“Do you like essential oils?” Is NOT a Legitimate Interview Question!

William Wiggins candidate experience, EEO, Employment Law, Hiring Bias, Hiring Managers, HR, Interviewing, Learning, Policies, Recruiting, Risks, Talent Management, Talent Strategy, Working With Recruiters 3 Comments

After being twenty minutes late for our long-awaited connection, she opened the conversation with:

  • “About me, prior to coming here, I worked at a day spa.”
  • “Do you like essential oils?”
  • “I feel like we’ve met before?”
  • “Oh, November is your birthday? That’s Sagittarius, I’m a stereotypical Capricorn.”
  • “Do you have any pets or young children? Good, because we work super long hours.”
  • “I’m a biking geek, do you bike? This team is super judgy when it comes to biking and fitness.”
  • “You graduated college in 1984? You don’t sound that old?”
  • “What are you reading? I’m reading Fifty Shades of Grey, I know I’m such a dork.”

You’re probably wondering why I’m detailing my experience at the local speed-dating chapter. I’m not. The commentary and questions were a part of an infamous phone interview I had for a management position. What began as a prime opportunity to work for one of the world’s leading online retailers became the rock bottom of candidate experiences for me.

The backstory – this occurred after three separate no-shows and missed connections all on the part of the hiring manager, who on one occasion confessed that she knew she had a phone interview but opted to go biking instead. “I thought someone would have let you know, my bad” was the apology – and the encounter ended, thank goodness, with “awesome, we’ll be in touch.”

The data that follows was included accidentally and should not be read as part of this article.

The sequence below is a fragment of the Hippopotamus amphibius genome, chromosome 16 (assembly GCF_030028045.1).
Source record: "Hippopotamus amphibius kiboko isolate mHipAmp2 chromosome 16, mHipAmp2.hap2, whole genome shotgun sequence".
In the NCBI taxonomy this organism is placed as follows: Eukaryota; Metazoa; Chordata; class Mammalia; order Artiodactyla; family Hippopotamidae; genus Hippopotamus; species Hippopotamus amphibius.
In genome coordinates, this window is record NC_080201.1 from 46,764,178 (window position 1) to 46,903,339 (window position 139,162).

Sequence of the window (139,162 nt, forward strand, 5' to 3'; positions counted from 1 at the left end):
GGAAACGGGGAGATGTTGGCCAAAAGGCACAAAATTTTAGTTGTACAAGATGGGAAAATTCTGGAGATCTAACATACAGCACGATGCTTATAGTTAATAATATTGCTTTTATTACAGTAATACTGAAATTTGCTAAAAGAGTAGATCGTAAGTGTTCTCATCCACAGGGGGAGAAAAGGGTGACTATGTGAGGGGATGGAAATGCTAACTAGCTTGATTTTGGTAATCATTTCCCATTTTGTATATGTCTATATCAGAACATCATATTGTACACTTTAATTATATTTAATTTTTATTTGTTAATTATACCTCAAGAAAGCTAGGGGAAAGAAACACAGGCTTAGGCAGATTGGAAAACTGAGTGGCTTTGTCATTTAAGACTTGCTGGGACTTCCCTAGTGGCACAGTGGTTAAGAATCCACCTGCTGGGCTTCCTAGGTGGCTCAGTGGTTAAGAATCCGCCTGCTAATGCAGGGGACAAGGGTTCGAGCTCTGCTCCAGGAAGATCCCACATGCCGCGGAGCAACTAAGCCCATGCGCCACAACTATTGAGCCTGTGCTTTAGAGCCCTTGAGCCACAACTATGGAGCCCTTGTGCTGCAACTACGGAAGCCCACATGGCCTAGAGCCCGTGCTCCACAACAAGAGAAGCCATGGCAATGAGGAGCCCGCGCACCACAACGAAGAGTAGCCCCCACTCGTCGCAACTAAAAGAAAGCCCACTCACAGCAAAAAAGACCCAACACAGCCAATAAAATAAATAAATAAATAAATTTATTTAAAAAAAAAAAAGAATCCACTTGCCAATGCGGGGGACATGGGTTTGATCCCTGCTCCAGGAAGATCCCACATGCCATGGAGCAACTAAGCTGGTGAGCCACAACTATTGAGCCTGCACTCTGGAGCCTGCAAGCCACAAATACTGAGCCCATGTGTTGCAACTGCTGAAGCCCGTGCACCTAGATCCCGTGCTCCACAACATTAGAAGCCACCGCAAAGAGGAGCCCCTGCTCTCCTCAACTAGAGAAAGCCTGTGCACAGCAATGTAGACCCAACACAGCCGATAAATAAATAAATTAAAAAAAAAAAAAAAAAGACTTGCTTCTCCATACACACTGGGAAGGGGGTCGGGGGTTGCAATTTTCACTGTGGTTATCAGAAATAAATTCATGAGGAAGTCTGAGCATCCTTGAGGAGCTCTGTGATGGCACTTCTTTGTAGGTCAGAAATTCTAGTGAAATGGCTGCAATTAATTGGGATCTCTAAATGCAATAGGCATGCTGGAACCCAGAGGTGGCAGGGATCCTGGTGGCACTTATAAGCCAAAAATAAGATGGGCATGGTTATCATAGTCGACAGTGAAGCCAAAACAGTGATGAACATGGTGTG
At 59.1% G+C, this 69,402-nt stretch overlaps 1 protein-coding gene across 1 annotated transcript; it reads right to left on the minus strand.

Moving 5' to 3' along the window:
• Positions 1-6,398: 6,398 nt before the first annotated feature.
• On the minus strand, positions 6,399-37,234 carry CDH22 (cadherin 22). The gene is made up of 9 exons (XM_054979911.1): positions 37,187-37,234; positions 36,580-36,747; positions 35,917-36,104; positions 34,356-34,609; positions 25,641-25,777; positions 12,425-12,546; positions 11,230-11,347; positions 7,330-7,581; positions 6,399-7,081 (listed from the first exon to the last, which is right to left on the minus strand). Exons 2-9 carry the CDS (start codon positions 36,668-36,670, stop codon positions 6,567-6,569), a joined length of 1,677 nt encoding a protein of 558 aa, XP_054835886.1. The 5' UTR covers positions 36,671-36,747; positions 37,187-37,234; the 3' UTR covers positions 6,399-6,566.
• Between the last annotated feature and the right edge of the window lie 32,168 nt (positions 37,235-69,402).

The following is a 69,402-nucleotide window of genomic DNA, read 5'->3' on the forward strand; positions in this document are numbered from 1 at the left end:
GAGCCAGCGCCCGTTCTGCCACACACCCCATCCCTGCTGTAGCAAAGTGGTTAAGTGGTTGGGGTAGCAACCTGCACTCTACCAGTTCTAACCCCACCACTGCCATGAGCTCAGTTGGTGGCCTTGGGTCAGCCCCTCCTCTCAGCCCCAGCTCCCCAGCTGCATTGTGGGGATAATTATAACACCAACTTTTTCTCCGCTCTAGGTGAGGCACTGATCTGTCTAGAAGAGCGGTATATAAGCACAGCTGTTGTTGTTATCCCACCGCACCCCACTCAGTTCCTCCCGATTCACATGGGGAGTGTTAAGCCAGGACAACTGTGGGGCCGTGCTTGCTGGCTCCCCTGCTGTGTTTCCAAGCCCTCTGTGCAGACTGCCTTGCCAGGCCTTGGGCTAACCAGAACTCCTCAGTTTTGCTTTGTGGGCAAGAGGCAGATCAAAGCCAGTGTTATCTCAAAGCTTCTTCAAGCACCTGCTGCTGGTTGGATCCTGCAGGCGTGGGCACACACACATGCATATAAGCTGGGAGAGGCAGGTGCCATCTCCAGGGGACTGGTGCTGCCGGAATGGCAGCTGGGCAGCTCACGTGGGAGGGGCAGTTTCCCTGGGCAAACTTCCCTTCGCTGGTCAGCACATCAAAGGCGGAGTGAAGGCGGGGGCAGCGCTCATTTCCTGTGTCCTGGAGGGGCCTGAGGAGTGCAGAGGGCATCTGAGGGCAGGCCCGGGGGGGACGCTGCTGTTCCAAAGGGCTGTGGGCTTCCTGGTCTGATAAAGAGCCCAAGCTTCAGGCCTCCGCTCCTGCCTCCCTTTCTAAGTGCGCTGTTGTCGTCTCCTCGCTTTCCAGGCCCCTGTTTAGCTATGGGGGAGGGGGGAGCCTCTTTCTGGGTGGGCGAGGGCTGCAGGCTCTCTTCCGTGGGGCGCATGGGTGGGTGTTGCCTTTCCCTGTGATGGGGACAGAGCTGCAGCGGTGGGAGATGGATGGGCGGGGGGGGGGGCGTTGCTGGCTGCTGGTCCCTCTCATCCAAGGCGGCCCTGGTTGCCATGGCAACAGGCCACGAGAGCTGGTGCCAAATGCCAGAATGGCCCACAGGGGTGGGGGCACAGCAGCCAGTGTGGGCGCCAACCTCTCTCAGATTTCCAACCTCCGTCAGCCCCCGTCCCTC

Nearly two months later I received a call from the recruiter to schedule a face-to-face meeting for the same job now that the hiring manager was “back from her trip to Thailand”; in a moment of complete clarity I realized that this process had more twists and turns than the Amazon…and I wanted off this ride. So, then and there, I removed myself from the process.

The problem

Despite the existence of EEO laws created largely to promote fairness and to mitigate discrimination of any kind in hiring practices, we still have untrained hiring managers and recruiters asking questions that are illegal and irrelevant to job performance. Interview questions should be designed to determine a candidate’s capability to perform the essential functions of the job as defined in the job description, not to find out if the candidate prefers boxers or briefs.

The fix

The first step in fostering a fair, ethical, and legal interview process is having an HR department that keeps their hiring managers and recruiters trained and current on the latest legal hiring practices. Standardize your interview process for consistency, and consider offering training on best interviewing practices for your hiring managers/staff charged with interviewing your candidates. Let’s start with teaching the basics.

Questions that are illegal and non-job related

  • What religion are you?
  • Are you married?
  • I see you were in the military. What type of discharge did you receive?
  • Is Spanish your first or second language?
  • How old are you?